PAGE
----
Police probe threatens Australian government
A government MP is alleged to have used a former employer`s credit card to pay for prostitutes.
Sydney: Australian police on Tuesday said they
were reviewing allegations that a government MP used a former
employer`s credit card to pay for prostitutes, in a move that
could derail Labour’s fragile rule.
Craig Thomson allegedly paid for sex workers and escorts
with a card issued by the Health Services Union in 2003 and
2005, when he was the national secretary.
The Labor politician denies the allegations, first made
public two years ago by local newspapers, saying that someone
else had his credit card and mobile phone when the events took
He has received the backing of the ruling party,
including staunch support from Prime Minister Julia Gillard.
Labor helped pay for Thomson`s defamation case against
the local newspapers involved, lending him more than USD
95,000 after the legal action threatened to bankrupt him,
which would have forced him out of parliament.
Parliamentary rules stipulate that bankrupts or anyone
convicted of a crime that carries a possible penalty of a year
or more in prison are forbidden from holding office.
Thomson has since abandoned the defamation action.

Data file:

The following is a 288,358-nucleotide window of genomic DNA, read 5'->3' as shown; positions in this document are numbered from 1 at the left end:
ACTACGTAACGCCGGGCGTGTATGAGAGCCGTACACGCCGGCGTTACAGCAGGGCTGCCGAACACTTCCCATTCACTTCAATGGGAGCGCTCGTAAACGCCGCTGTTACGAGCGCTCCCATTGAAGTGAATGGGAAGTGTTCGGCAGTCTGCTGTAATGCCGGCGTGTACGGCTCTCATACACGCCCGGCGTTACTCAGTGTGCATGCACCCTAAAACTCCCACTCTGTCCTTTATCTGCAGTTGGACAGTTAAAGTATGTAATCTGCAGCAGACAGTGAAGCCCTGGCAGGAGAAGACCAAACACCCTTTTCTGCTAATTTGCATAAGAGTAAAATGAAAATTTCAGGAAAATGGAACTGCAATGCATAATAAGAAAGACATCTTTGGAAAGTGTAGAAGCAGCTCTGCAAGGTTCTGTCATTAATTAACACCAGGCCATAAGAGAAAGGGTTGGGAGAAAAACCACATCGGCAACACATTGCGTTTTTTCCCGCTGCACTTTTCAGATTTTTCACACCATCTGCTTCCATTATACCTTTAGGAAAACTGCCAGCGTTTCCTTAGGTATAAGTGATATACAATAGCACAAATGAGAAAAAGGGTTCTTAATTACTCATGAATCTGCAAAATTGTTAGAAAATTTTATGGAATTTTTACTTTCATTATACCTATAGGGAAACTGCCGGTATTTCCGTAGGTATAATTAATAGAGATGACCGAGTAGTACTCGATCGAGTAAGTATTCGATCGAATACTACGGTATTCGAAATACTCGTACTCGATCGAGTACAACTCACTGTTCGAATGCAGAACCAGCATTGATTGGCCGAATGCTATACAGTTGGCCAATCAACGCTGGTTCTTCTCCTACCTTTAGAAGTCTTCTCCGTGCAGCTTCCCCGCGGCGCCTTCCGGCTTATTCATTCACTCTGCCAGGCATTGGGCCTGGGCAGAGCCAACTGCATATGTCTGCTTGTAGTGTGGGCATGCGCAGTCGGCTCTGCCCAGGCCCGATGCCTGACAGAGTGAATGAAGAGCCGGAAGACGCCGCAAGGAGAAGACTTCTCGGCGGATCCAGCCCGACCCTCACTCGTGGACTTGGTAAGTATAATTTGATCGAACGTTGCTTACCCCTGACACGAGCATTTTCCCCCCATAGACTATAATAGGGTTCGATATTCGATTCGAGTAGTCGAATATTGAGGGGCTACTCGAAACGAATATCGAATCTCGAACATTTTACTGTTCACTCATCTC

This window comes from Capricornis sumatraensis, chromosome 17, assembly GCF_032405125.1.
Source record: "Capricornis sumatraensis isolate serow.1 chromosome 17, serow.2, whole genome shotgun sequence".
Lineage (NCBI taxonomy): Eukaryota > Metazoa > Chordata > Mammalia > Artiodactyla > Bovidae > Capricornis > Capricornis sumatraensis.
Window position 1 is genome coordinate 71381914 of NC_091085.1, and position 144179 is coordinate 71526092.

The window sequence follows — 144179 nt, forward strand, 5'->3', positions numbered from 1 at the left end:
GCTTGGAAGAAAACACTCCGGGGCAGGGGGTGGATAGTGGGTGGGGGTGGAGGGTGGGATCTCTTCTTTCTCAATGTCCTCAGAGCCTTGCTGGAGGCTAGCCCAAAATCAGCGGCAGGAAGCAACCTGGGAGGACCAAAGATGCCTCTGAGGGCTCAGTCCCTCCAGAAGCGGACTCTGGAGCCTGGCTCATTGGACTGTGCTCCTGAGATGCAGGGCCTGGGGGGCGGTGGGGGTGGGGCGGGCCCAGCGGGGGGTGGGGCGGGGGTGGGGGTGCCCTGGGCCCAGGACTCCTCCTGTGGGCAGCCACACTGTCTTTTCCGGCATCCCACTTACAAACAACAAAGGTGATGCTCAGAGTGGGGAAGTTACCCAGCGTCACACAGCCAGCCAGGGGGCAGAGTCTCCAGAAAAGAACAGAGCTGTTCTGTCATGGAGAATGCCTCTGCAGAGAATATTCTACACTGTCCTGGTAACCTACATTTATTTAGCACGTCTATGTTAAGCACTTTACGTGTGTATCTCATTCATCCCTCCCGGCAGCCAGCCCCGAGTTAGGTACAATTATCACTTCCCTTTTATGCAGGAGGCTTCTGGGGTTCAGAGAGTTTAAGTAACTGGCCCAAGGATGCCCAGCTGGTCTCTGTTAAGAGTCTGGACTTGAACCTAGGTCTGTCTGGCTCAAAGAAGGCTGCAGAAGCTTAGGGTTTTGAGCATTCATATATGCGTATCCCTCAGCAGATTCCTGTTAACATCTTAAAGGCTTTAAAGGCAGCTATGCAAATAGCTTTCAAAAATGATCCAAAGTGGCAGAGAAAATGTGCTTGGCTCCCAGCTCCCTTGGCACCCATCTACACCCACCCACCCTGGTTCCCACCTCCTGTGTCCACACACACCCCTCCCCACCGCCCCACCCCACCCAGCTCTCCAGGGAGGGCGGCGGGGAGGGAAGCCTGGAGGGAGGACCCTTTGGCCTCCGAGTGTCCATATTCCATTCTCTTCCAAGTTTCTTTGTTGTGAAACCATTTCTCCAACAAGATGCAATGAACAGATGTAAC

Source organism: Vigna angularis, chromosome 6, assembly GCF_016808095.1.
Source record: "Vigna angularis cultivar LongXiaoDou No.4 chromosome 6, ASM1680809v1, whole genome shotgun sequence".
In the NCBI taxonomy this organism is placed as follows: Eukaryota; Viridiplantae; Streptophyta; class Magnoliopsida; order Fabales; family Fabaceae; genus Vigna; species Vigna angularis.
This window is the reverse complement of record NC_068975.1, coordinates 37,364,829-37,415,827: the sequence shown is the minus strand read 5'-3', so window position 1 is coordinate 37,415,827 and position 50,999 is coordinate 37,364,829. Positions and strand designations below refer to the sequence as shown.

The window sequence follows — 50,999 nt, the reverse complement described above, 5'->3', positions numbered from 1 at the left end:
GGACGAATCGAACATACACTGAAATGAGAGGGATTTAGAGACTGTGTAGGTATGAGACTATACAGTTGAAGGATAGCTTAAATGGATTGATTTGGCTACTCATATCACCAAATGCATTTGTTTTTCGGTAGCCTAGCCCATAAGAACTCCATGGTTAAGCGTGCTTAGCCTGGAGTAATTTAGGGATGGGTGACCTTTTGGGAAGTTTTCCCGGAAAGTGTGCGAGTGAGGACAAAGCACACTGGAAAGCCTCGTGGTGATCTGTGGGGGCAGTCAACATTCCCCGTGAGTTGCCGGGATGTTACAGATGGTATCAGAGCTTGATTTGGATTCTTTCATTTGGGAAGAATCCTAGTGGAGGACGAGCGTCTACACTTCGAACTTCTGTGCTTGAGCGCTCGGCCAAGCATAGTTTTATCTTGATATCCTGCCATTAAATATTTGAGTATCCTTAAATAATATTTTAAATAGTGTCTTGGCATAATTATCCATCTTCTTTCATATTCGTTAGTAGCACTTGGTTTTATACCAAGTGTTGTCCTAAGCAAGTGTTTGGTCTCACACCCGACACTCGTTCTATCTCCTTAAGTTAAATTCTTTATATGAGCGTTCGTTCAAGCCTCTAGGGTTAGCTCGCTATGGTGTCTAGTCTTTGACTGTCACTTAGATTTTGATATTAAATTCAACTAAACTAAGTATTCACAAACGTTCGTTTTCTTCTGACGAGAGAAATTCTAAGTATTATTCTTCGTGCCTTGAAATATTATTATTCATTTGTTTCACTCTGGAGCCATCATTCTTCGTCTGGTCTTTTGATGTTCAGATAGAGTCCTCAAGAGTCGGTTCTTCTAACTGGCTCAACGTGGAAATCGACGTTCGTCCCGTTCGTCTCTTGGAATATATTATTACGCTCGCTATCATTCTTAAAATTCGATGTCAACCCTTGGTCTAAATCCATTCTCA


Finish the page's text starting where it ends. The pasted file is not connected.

Labor holds power with a wafer-thin majority of just
one seat after deadlocked elections last year, and the loss of
Thomson`s seat -- which would likely swing to the
conservatives in a by-election -- could end their rule.
Police said they were examining information "in
relation to a number of matters concerning a federal Labor MP"
which had been referred by opposition legal spokesman George
They initially said it was to "determine whether a
criminal offence has occurred", but later issued a statement
clarifying that they were working "to determine whether there
are grounds that warrant an investigation".
The police have not specified which crime or crimes may
be involved, but paying for sex is not illegal in New South
Brandis said he was "very confident" the credit card
statements and affidavits he had presented to the state`s
police chief would establish that a criminal act -- forgery at
the very least -- had taken place.